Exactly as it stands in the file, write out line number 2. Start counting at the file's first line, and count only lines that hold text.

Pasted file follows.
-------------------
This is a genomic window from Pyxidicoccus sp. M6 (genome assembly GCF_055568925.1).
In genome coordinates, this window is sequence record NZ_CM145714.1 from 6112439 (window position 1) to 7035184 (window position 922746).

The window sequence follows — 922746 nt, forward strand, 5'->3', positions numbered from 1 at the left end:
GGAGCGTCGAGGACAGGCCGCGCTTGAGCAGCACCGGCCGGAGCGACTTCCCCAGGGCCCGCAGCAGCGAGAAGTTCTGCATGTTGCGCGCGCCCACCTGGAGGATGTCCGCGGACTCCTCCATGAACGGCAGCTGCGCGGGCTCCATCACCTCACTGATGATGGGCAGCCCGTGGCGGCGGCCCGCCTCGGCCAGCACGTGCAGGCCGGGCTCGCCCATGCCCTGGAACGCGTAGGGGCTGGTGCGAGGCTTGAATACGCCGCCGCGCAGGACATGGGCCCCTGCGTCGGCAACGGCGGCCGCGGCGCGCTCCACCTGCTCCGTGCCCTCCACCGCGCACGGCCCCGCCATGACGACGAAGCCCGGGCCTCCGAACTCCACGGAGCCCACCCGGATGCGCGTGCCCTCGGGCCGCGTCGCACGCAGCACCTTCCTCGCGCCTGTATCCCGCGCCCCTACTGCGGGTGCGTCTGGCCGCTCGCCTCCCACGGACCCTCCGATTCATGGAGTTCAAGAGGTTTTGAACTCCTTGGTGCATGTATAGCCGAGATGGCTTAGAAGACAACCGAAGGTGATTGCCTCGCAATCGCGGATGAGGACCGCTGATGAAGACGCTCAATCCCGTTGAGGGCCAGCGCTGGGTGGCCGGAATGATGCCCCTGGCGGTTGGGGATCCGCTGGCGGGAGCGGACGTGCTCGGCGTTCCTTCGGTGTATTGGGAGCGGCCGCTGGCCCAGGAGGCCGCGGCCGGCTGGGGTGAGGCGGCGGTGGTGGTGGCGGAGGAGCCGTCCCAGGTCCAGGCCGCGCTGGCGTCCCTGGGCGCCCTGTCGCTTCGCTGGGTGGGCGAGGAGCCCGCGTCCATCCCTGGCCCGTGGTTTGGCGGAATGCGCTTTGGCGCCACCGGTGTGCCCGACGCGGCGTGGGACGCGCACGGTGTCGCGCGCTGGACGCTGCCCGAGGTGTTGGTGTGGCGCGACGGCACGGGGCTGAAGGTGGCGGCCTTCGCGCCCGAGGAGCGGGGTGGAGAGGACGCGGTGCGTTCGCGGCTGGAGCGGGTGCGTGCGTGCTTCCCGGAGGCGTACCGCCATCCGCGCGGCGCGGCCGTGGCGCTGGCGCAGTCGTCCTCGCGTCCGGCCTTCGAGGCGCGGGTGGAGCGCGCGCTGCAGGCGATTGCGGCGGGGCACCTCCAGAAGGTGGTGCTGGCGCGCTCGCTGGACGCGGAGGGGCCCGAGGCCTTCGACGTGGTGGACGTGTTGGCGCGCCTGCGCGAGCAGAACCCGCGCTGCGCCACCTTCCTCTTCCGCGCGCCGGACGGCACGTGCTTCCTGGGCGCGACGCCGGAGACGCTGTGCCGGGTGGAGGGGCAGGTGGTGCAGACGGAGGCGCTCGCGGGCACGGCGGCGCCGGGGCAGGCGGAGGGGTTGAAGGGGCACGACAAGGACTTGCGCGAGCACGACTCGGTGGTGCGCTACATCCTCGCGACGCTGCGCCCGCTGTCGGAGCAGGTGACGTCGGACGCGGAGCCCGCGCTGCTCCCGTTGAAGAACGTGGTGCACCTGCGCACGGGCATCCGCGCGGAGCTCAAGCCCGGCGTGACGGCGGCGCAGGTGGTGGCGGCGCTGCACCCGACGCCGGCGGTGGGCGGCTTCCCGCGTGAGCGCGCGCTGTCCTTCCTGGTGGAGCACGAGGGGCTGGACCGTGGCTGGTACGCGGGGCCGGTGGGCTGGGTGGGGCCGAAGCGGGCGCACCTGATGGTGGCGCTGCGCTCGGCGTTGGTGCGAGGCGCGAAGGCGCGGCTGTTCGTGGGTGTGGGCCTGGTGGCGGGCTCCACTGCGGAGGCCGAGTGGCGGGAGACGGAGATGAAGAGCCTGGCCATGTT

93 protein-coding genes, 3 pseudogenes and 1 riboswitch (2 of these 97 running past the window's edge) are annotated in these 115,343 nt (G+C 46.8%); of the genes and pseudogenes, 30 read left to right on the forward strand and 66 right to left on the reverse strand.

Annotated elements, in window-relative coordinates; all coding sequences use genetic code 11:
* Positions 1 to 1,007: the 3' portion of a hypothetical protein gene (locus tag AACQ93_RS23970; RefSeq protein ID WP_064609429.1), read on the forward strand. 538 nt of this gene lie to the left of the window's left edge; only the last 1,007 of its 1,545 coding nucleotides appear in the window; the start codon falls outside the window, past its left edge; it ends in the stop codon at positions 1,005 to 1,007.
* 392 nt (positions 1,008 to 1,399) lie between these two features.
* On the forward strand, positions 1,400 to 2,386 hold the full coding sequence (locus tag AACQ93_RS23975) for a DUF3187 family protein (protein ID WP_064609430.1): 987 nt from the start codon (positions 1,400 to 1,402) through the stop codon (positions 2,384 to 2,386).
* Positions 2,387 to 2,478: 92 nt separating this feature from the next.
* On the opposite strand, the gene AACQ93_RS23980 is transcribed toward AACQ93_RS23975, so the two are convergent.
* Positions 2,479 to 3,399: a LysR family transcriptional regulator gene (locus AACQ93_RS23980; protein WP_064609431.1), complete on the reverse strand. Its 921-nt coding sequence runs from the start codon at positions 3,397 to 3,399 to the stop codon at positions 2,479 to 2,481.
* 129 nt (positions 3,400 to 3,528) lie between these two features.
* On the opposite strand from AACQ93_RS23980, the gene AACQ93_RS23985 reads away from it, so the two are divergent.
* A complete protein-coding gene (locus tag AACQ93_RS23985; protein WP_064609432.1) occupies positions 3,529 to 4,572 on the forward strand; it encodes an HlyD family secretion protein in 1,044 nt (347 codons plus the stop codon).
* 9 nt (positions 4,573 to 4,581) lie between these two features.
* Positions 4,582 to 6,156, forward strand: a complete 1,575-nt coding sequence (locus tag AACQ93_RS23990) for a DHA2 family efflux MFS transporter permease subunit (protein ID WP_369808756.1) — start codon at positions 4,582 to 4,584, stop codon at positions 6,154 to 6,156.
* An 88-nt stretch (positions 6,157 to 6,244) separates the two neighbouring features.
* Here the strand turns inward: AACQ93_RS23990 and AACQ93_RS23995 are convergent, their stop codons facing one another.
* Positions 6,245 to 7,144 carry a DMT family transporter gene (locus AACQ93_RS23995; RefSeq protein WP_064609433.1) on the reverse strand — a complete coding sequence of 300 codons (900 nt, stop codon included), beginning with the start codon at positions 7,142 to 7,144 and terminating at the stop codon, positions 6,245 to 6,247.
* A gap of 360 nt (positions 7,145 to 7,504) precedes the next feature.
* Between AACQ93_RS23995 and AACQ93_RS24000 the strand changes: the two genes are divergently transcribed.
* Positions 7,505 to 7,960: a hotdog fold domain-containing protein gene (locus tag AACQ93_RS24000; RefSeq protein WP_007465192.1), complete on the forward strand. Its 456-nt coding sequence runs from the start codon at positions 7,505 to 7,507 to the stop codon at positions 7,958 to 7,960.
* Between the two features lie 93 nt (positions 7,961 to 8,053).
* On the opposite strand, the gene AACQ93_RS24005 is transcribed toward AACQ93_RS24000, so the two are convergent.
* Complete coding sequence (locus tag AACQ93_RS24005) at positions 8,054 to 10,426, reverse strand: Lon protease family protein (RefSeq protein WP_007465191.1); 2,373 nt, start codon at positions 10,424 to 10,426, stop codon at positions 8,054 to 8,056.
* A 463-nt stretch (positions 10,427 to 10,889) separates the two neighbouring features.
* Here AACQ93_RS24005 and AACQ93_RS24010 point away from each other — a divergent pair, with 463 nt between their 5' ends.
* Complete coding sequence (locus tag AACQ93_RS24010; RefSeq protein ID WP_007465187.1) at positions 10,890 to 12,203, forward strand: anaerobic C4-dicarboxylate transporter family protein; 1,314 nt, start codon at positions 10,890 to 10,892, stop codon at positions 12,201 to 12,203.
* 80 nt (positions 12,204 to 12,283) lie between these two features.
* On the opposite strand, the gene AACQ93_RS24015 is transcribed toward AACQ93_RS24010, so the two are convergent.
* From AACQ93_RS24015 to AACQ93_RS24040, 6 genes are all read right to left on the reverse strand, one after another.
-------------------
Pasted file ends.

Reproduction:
In genome coordinates, this window is sequence record NZ_CM145714.1 from 6112439 (window position 1) to 7035184 (window position 922746).